Among the celebrated veteran directors in the Film Development Council of the Philippines’ Sineng Pambansa All-Masters National Film Festival, which will run from September 11 to 17 at SM Cinemas nationwide, the name Elwood Perez is one to watch out for—especially on the material he has collaborated with Vincent M. Tañada of the multi-awarded and critically-acclaimed theater company—Philippine Stagers Foundation for the film ‘OTSO’.
With a simple plot—the movie attempts to present the journey of an ambidextrous, aging author (for an indie film) named Lex. In the process of his writing (the story he has in mind)—he encountered a woman whom he has fallen in love with, a kept woman of a politician. The statuesque woman is not just involved with one man, but with another married man, who happens to be a security guard and who has an asthmatic wife and one son.
Sabina, Lex’s apple of the eyes is also having an affair with Hans—as both is even the subject of Lex’s script. Meanwhile, Lex has developed friendship with Han’s son named Brent.
Tañada portrays Lex, Monique Azerreda as Sabina and Jordan Ladra as Hans.
If back in the 80s, Perez is known for films like ‘Shame’ (1983) with the late Claudia Zobel, ‘Ibulong Mo sa Diyos’ (1988) with Vilma Santos, ‘Bilangin ang Bituin sa Langit (1989) with Nora Aunor, perhaps this film is something that the ‘thinking’ audiences would go, apart from the drama it could offer.
What is probably remarkable about the story is not just about the acting of the new actors, but of the memorable appearances of veteran actress Anita Linda as herself, as Perez pays tribute to the mother of indie films. All the actors involved in creating this film are all brilliant, but one actor that made some shining-through moments is—Gabby Bautista—the boy who acted as Brent, who eventually finished Lex’s story. He was in his essence and was very natural in breathing into the role.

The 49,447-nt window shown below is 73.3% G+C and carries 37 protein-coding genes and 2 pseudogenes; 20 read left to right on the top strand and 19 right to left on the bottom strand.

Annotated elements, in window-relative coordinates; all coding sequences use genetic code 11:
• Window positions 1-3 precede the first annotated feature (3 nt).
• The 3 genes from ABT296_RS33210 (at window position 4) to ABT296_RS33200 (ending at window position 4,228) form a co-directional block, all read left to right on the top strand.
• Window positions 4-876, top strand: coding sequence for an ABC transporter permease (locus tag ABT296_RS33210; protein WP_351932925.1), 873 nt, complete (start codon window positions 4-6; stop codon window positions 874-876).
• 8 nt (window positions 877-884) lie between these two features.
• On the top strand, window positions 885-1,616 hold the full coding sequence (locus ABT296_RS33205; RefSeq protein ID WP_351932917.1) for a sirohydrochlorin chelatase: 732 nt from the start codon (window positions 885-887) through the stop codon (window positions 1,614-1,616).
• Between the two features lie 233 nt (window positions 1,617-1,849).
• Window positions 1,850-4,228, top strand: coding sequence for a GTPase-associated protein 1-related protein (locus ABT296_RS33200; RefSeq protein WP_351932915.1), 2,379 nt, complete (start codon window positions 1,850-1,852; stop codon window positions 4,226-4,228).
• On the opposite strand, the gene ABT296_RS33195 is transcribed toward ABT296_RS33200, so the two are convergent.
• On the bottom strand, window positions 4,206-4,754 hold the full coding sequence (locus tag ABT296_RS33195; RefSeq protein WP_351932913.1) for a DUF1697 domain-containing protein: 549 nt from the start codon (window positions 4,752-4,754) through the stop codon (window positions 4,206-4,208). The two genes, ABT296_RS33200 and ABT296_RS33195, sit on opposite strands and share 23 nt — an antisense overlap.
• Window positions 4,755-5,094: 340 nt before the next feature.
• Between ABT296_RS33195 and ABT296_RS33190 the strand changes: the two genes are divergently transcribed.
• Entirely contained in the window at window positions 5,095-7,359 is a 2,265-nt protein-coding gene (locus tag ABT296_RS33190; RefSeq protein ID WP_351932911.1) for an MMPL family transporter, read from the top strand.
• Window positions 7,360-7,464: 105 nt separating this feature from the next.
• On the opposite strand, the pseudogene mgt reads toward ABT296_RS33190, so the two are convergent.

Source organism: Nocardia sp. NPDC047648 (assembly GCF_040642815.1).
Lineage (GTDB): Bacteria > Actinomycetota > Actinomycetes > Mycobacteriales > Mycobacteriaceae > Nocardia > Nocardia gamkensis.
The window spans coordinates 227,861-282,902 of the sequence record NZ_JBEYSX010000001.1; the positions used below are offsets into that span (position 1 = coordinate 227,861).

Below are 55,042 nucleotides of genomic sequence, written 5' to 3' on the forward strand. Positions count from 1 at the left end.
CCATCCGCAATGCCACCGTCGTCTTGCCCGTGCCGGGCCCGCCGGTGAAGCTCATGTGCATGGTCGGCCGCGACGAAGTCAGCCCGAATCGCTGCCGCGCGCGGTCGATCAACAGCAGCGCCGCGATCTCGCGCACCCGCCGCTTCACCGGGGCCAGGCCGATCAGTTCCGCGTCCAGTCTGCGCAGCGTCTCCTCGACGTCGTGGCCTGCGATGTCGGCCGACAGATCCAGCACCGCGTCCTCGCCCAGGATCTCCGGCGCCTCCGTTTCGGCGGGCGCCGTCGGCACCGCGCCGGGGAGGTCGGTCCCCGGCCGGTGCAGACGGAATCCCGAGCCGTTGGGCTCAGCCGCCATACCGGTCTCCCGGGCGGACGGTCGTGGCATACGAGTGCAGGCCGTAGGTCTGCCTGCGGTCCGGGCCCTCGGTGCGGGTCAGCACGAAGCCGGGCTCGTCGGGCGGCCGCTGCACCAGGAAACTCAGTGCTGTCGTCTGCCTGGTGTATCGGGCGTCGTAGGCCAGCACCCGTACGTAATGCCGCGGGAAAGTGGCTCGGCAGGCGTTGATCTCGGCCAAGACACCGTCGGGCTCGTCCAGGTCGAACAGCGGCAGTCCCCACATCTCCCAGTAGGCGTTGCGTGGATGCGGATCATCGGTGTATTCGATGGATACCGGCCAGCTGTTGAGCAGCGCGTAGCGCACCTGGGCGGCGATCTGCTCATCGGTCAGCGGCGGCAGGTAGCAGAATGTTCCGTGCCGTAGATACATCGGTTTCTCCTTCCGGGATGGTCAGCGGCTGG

‘OTSO’ is simple in its plot, but complex in its execution. It only not attempted to challenge the audience to pursue and support the arts. It is also shot mostly in black and white, which gives the movie a different character altogether.
Lex, the lead character, maybe be a ‘peeping tom’ in some ways, he provided an image of what ‘real’ writers must write—the truth. No matter how elusive his dream was—like the ponies he’s fascinated with—utilized as a symbol that represents Lex’s dream.
Due to some sexy scenes, which I think is necessary to establish Lex’s character—the film is not suitable for young audiences.
Is ‘OTSO’, Direk Elwood Perez’s right vehicle to claim back as his comeback movie with a great punch after a 10-year hiatus from doing films? His meticulousness in every aspect of the film could well put him back in making films in the coming days. Welcome back Direk Elwood.
For block screening tickets, you may reach +639273913447. Scheduled block screening is on September 11, Wednesday, 7PM at SM Mall of Asia Cinema 3.